The great resignation exploded in late 2020 because of the COVID-19 pandemic, resulting in workers leaving jobs and demanding better wages and environments. However, after two years of mass resignations and a flooded job market, the tide is shifting toward downsizing and hiring freezes. Only time will tell what the market and economy will do next. Prepare yourself with these tips.
The great resignation is a term that describes the increased rate at which workers in the U.S. have quit their jobs since late 2020. Also called “the Big Quit,” the great resignation is attributed to the effects of the COVID-19 pandemic. However, the tables have turned.
Could the great resignation lead to “the great reset?” should we prepare for a series of downsizing efforts across multiple industries? Here is what you can expect, plus tips to help you make the most of it.
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What is the Great Resignation?
The COVID-19 pandemic brought uncertainty to workplaces as people chose to hold onto their jobs for as long as possible amid mass shutdowns. However, following the rollout of stimulus checks and vaccines, people felt more empowered to leave their jobs and take their labor elsewhere. The result is the Great Resignation.
Over 47 million people in the U.S. left their jobs in 2021. Voluntary exits were driven by various personal circumstances, including finding a better job elsewhere, following up on a delayed planned departure, or choosing to start one’s own business. Other reasons workers gave for becoming part of the great resignation included:
- Over-Worked and Underpaid
- Lack of Advancement Opportunities
- Reevaluated Priorities
- Lack of Remote Work Opportunities
- Difficulty Obtaining Childcare Amidst Daycare and School Closures
Despite so many people choosing to leave their jobs, they weren’t just resigning for nothing. They’d quit leveraging their labor elsewhere to find a job that paid better and offered more benefits or flexibility. With unemployment low and the demand for labor high, companies began competing to provide incentives to job seekers. The strategy worked.
The Great Resignation Isn’t New
“While the COVID-19 pandemic certainly exacerbated the great resignation, it’s not a new phenomenon.”
Quit rates across the board have steadily increased since 2009. Five key factors significantly contribute to the exits, all of which have been amplified by the pandemic.
Especially when combined, each factor plays a part in the great resignation and worker behavior. Those factors generally include:
Due to the pandemic, older workers left their jobs at an accelerated rate, sometimes at younger ages than expected. Many chose to resign for their health and to reprioritize, spending more time with family and friends.
People have been moving to new states less often since the pandemic started. They’re more likely to relocate within their current areas, which doesn’t always force resignation. However, some sought remote work opportunities instead of searching for jobs nearby.
The weight of the pandemic led people to reconsider their priority list and where work fits best. This perspective change motivated much of the great resignation. Burnout is also a primary cause, especially in industries requiring direct interactions with the public.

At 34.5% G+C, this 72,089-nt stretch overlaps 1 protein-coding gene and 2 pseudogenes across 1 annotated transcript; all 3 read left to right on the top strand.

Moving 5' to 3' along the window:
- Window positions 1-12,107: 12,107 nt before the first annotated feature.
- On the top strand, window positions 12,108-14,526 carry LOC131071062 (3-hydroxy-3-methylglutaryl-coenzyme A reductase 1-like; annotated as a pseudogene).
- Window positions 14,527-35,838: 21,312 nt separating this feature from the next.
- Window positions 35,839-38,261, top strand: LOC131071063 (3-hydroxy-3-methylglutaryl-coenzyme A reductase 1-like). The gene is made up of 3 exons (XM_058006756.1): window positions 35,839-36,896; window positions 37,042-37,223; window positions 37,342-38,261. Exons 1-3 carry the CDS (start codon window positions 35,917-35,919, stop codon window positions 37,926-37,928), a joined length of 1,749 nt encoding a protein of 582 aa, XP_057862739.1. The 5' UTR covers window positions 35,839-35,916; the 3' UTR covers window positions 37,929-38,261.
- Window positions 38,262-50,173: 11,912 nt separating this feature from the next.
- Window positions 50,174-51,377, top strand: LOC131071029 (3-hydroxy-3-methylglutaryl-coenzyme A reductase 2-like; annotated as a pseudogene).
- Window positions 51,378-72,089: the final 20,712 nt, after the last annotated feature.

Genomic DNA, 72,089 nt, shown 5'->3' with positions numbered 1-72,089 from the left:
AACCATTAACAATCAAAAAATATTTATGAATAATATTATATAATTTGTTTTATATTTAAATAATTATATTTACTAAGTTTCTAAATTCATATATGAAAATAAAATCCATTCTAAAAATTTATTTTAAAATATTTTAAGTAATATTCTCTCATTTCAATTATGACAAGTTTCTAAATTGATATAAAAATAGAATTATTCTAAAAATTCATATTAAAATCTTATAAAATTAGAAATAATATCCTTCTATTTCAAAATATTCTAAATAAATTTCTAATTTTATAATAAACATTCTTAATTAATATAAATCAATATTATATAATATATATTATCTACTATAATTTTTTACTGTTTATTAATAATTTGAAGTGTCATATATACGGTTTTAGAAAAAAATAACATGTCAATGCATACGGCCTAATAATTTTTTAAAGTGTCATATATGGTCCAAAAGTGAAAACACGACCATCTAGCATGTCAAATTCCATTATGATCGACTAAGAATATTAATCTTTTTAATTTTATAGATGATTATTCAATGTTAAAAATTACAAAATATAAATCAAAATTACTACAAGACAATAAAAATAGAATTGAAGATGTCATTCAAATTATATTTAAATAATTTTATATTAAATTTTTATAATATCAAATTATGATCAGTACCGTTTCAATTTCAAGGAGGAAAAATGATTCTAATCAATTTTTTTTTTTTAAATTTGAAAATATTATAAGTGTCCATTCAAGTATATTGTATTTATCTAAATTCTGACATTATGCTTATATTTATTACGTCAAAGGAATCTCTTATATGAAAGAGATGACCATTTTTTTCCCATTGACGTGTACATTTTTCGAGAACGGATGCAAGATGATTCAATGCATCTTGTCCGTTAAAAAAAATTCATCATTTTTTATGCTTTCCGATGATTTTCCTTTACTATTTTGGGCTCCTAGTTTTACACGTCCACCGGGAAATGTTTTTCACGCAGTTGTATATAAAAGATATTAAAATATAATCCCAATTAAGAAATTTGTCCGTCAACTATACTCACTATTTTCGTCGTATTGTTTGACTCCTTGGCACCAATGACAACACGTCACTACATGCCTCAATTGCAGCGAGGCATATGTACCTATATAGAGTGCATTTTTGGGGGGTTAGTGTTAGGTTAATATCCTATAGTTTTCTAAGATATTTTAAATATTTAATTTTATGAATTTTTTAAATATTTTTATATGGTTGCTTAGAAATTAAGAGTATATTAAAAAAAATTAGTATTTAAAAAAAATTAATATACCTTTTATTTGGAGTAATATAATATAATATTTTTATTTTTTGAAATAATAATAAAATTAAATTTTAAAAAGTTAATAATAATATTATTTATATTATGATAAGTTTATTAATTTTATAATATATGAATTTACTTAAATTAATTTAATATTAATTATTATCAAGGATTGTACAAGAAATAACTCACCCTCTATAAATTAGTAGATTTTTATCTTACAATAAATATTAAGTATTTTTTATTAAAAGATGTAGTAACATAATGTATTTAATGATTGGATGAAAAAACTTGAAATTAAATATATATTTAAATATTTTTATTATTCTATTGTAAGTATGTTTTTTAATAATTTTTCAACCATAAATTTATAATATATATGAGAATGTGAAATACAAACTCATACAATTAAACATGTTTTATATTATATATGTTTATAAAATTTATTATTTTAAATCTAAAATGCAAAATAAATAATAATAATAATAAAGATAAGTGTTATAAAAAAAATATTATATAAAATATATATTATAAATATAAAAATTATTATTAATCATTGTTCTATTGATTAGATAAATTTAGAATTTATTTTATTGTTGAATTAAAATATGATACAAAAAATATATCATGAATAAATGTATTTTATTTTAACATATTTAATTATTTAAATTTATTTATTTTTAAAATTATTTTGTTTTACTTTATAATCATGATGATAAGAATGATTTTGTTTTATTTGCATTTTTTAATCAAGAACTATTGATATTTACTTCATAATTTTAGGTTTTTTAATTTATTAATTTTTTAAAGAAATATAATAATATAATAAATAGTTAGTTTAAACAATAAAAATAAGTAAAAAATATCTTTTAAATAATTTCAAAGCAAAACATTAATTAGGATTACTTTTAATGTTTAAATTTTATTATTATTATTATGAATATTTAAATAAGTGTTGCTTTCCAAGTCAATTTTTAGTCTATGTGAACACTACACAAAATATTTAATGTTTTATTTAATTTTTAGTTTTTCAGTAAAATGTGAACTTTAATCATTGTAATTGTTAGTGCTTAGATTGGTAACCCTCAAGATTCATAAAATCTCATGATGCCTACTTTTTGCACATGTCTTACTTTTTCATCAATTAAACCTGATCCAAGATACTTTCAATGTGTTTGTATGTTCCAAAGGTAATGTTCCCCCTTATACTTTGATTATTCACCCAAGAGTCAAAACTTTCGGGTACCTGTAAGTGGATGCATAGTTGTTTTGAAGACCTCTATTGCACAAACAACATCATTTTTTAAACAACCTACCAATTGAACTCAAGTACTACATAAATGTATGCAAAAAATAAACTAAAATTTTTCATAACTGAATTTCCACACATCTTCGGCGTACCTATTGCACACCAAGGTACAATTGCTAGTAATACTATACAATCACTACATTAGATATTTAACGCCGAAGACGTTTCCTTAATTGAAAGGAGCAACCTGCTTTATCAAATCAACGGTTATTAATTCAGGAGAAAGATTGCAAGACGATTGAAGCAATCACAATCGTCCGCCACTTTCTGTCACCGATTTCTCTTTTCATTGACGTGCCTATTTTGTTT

Reshuffling is seen a lot in lower-wage industries, like food service. Those working at these lower-paying jobs are looking to bring their labor elsewhere, preferably for more pay. This has led big companies like McDonald’s and Walmart to increase their hourly wages to attract and retain more employees.
Some employees feel reluctant about returning to the office after working remotely. This led many workers to demand hybrid or continuous remote work options. When their upgraded list of needs isn’t met, they often quit.
Impact of the Great Resignation
“The great resignation resulted in mass worker shortages across all industries, from gas stations to hospitals.”
Ultimately, it forced employers to reevaluate their organizational structure to better face higher turnovers and the stress of acquiring new talent.
From white to blue-collar, big corporations to small businesses, no industry was safe from the effects of the great resignation. While some were undoubtedly hit harder than others, the most affected sectors included:
In the tech industry, the high turnover can be closely attributed to burnout. Transitioning from the office to remote work was overwhelming and stressful for some. It also led to uncertainty. Many businesses have returned staff to the office while others migrated to hybrid or remained remote.
The fast-paced fintech sector has been a significant contributor to the great resignation. The fintech industry is innovative and cutting-edge, and working in the field can be exhilarating. However, the demands can also affect one’s mental health.
Companies that ignore their employees’ mental health risk higher employee turnover, resulting in lower productivity. In the war for talent, fintech leaders need to improve mental health resources and enhance working conditions to retain their employees.
The manufacturing industry is salary-sensitive and prone to labor movements. Workers always look for better opportunities and will change jobs for even the slightest wage increase.
The manufacturing industry also saw several COVID-19 outbreaks during the start of the pandemic, forcing factories to close. Low wages and the danger of being exposed to the virus motivated manufacturing workers to seek new employment. This resulted in significant labor shortages, which led to gaps in both national and global supply chains.
Seen as the first responders or frontline workers during the pandemic, those in the healthcare industry have experienced sizable burnout, resulting in workers choosing to quit. With mass hospitalizations, strict COVID-19 policies and procedures, long hours, and the general emotional weight of the job, healthcare workers haven’t had a break since early 2020.